(b) was built before 31st December 1999 – the date on which the Rent Control (Amendment) Law 20(I)/01 came into force; and
(c) there is evidence of renting, ownership or other occupation of the property by which the relationship of owner and tenant is established, except for the cases which are excluded from the definition of “renting” in accordance with the Law (as this is elaborated further below).
If the above requirements with regards to the property are fulfilled then recovery of possession of the rented property can only be achieved if one of the exceptions laid down in Article 11 of the Rent Control Law is established. In any other cases other than those prescribed in Article 11 (1) any application for eviction to the Rent Control Tribunal will not be successful.
If the property does not meet any of the above prerequisites, then with the expiration of the rent period or the legal termination of the rental agreement, the tenant will not be deemed a “statutory tenant” but rather a trespasser, so the owner can proceed with the aforementioned procedure to the Courts.
Article 11(1) exceptions
The exceptions under Article 11(1) of the Law, among others, include:
(a) Rent arrears where the rent has been in arrears for more than 21 days from the day the notice was given;
(b) The tenant causes nuisance or persistent annoyance to third party neighbours or uses the property for illegal and immoral purposes;
(c) The tenant caused or failed to prevent the causing of serious damage to the property or where the state of the property is further damaged as a cause of actions of the tenant or of his intentional serious negligence;
(d) The tenant sublets the property, notwithstanding the express prohibition of subletting;
(e) The tenant makes a profit manifestly disproportionate to the rent payable.
In cases where any of the exceptions provided above exist and the rent in arrears does not exceed €3.000, the application to the Rent Control Tribunal will be heard within one year from the date of filing to Court, provided that the tenant will appear before Court through his/her lawyer. If the rent in arrears exceeds €3.000 the hearing process and adjudication of the case exceeds two years. It should be noted that, for the entire duration of the hearing process during which the tenant is residing in the property, he/she is obliged to continue to pay the respective rent payable to the owner.
It is evident that the Rent Control legislation is uneven and favours the tenant, especially the “bad tenants”, resulting to intense debate between stakeholders in amending the current legislation. Indeed, on 31st January 2020 the Amendment Law of the Rent Control Law 3(I)/2020 (the “Amendment Law”) was implemented, following approval from Parliament. Nonetheless, the amendment only concerns the exemption 11(1)(a), according to which the recovery of possession of property is estimated to take place within approximately 6 months from the commencement of the eviction procedure.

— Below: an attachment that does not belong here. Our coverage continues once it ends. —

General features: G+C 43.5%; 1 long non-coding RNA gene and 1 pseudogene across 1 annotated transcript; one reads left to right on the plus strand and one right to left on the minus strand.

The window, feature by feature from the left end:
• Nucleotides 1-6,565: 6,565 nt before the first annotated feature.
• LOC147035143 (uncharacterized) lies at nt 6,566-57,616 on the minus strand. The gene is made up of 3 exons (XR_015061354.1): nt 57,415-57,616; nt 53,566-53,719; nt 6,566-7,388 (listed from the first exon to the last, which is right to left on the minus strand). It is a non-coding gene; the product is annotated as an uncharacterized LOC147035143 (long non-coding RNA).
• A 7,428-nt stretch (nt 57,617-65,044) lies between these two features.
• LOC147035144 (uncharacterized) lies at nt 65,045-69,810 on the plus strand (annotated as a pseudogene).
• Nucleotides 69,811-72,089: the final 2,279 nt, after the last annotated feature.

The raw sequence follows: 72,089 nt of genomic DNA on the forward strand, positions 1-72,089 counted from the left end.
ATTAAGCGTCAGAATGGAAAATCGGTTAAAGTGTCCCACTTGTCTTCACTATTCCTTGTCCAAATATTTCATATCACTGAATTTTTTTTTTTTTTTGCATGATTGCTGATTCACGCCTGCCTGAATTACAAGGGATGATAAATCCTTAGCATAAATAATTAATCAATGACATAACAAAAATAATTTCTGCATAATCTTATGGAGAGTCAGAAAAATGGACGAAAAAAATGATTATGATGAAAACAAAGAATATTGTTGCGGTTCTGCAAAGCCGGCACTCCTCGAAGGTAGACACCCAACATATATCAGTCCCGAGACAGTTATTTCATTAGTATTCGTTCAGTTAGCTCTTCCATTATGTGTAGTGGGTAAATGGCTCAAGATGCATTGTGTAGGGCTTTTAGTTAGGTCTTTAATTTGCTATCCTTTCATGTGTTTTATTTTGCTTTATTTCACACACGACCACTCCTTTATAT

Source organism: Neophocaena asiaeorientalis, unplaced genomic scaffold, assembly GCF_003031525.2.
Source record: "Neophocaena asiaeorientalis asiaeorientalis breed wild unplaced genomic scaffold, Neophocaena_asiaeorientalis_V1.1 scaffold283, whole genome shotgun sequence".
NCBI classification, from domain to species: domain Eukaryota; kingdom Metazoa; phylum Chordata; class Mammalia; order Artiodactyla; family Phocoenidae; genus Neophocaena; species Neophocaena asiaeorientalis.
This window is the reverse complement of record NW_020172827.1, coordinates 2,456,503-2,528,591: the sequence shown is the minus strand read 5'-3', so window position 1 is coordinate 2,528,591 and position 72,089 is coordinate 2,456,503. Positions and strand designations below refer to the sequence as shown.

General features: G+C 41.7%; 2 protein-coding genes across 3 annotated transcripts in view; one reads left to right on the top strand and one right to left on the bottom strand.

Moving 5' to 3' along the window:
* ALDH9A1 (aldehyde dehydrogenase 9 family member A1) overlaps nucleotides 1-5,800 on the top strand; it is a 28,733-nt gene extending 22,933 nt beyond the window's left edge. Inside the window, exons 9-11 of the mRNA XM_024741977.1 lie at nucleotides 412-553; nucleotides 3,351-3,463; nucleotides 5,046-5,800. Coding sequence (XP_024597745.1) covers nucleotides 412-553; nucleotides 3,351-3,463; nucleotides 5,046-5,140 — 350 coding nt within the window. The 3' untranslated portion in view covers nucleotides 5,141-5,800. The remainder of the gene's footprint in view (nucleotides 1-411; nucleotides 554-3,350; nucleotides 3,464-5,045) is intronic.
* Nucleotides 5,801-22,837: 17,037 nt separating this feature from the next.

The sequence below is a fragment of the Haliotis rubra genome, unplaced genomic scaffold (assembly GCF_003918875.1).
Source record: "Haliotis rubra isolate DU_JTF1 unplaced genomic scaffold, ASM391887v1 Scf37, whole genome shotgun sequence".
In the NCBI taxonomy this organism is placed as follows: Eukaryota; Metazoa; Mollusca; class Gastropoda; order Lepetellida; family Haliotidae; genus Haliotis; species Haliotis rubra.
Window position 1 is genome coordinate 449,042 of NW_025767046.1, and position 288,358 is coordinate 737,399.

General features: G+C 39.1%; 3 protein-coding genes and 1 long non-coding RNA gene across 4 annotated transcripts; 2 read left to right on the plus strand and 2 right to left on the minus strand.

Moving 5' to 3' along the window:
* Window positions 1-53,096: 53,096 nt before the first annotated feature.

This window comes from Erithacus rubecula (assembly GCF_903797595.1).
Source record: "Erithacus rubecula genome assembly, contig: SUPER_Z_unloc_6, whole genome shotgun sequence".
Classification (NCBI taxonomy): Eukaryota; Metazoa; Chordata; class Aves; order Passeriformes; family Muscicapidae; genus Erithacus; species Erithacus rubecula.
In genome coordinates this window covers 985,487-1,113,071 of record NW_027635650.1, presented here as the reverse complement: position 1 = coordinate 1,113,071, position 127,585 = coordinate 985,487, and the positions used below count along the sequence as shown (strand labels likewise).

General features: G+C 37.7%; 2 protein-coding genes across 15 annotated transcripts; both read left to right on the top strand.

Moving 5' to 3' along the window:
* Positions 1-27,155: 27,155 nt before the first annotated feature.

Notably the transitional provision of the Amendment Law specifies that its provisions “do not apply to cases that have been filed to the Rent Control Tribunal before the date of its entry into force, as well as for rents that became payable before 31/01/2020, provided that they are paid within 12 months of such date”, thus limiting its scope of application even further.
The new court procedure
According to the provisions of the Amendment Law, the process of eviction of tenants who do not pay their rent has been shortened and the owners will be able to recover possession of their property in a period not exceeding 6 months from the date on which they commence eviction process.
In particular, the owner must give written notice to the tenant requesting payment of late rentals within 21 days of service of such notice. If this deadline expires, then the owner acquires the right to file an Eviction Application with the Rent Control Tribunal. Upon filing of such Application, the tenant is entitled to file a Response to the Application only if it is accompanied by evidence that such rents have been paid to (i) the Court, (ii) the owner, or (iii) to the bank account of the owner’s representative.
It should further be noted that the decision of the Registrar of the Court to accept or reject the filing of the Response shall be submitted within three (3) business days to the Court for final approval or rejection.
A judgment by the Court is not subject to appeal and where an Eviction Order is obtained, the Court must determine the time of compliance with that Order, which in accordance with the new provisions cannot be less than ninety (90) days.
Although the provisions of the Amendment Law are considered as a positive step towards enhancing the rights of the owners of immovable property, however the real effectiveness of the new "fast track" procedure remains to be seen and will most likely be subject to further discussion.
Authored by: Demetris Kailis, Mikaela Kantor, Tania Tofaridou